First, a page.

Does not stop them being good stories and basically anything can be added or taken away. I suspect though that the story origins are older and just adapted over time to fit the politics. i.e. King John was not as bad as history paints and Richard was not as good - after all he almost bankrupted the country with crusades and managed to get himself kidnapped or so legend has it.


message 11: by Ian (new)

Ian Miller | 9531 comments From what I understand, Richard was hardly ever in England, which may be why he has such a good reputation - he didn't have time to irritate the English, and John got the "credit" for raising the taxes to pay for Richards overseas ventures.


message 12: by Nik (new)

Nik Krasno | 13528 comments Since they don't have "H" in Russian, the guy is pronounced as "Robin Good". Kinda a different meaning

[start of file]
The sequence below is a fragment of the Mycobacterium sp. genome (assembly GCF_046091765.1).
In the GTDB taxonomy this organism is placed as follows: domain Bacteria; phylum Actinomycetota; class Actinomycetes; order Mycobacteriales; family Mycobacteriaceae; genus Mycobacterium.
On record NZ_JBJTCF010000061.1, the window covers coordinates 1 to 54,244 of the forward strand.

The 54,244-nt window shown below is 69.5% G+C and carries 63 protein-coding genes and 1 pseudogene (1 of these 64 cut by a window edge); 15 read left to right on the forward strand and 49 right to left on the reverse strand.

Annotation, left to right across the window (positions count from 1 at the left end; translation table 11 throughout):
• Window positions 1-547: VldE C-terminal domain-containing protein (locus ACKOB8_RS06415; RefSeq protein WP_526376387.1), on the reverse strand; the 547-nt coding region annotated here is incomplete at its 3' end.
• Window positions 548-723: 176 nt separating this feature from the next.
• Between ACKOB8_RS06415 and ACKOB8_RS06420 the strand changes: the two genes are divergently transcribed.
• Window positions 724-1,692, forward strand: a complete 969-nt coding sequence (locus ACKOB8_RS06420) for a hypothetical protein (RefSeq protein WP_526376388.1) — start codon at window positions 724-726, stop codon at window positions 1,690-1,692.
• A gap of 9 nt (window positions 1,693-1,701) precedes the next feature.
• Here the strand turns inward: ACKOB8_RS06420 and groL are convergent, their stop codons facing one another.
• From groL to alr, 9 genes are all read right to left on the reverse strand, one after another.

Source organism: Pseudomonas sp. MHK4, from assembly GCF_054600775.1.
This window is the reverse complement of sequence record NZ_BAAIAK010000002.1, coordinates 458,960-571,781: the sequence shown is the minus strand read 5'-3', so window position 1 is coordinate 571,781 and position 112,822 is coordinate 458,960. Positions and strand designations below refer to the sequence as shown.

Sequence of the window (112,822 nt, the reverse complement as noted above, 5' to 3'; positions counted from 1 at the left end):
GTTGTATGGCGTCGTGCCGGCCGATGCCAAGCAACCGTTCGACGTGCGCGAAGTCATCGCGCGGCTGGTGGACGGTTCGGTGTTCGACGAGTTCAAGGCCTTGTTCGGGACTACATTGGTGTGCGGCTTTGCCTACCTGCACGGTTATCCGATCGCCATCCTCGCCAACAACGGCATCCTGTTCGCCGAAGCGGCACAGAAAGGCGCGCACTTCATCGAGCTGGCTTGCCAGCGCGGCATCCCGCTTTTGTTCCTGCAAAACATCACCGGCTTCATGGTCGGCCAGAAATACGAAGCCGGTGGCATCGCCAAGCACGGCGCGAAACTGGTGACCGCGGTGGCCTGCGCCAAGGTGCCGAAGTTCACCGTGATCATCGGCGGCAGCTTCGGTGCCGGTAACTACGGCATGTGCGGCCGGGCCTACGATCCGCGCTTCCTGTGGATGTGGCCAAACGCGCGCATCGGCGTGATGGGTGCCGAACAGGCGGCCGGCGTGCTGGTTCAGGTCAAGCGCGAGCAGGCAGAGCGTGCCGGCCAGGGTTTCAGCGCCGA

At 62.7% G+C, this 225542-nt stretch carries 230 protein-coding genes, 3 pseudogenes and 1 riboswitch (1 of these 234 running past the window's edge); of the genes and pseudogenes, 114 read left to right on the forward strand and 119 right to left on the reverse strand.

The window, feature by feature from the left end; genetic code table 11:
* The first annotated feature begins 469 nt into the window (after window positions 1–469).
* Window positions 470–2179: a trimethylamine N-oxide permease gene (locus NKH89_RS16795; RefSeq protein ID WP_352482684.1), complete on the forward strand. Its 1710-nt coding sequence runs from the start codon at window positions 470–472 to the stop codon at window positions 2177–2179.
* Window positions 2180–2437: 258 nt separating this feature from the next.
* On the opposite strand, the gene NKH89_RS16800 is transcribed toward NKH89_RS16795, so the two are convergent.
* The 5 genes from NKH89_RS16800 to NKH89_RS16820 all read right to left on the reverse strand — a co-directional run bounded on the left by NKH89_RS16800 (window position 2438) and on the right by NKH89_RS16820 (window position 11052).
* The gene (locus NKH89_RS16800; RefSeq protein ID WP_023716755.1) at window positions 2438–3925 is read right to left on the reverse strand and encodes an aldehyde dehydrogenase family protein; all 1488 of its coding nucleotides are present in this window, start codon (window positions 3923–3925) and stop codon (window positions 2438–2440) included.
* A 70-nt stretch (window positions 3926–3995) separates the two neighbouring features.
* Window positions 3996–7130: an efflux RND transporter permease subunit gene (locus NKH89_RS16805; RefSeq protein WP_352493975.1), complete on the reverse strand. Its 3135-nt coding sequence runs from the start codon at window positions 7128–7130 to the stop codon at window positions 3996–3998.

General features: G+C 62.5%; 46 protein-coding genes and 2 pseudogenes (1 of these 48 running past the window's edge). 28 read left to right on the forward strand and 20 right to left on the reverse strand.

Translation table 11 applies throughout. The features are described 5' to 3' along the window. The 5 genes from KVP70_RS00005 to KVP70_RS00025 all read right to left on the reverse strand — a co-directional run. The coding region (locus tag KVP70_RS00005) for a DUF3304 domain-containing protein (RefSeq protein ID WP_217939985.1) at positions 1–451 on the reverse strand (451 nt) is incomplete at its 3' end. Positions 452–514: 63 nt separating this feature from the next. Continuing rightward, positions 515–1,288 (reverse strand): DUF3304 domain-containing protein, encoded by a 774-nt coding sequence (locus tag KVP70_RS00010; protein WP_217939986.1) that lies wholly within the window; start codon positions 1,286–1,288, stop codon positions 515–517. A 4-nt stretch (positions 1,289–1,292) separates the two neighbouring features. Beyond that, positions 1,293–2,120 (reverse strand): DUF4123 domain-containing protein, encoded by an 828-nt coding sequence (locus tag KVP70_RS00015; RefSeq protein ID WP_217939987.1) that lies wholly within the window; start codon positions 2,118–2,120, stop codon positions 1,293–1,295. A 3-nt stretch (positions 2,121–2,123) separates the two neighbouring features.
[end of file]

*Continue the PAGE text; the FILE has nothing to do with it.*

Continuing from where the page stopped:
message 13: by Michel (new)

Michel Poulin Actually, King Richard III was a rather lousy monarch, according to real history. He didn't care one bit about his people and his only interest was to go fight in the Crusades. As said in an earlier post, he spent most of his life outside of England and he didn't even speak English: he spoke French! What did he do after ruining England by having his ransom paid? He went to France, then back to Palestine for more fighting. His only redeeming quality (if it can be one) was that everyone agreed that he was a brave, skilled warrior.


message 14: by Scout (new)

Scout (goodreadscomscout) | 5382 comments A tidbit here. Kevin Costner was probably the worst Robin Hood ever. His fake accent was terrible and inconsistent. At times, he sounded like a guy from Wisconsin. He ended up settling a lawsuit against the production company for hiding profits They probably felt justified, based on his performance.


message 15: by Scout (new)

Scout (goodreadscomscout) | 5382 comments How would a modern-day Robin Hood go about taking from the rich and giving to the poor?


message 16: by Ian (new)

Ian Miller | 9531 comments Probably an accountant who declared himself poor and swindled his clients, giving it to himself, being defined as poor :-)


message 17: by Nik (new)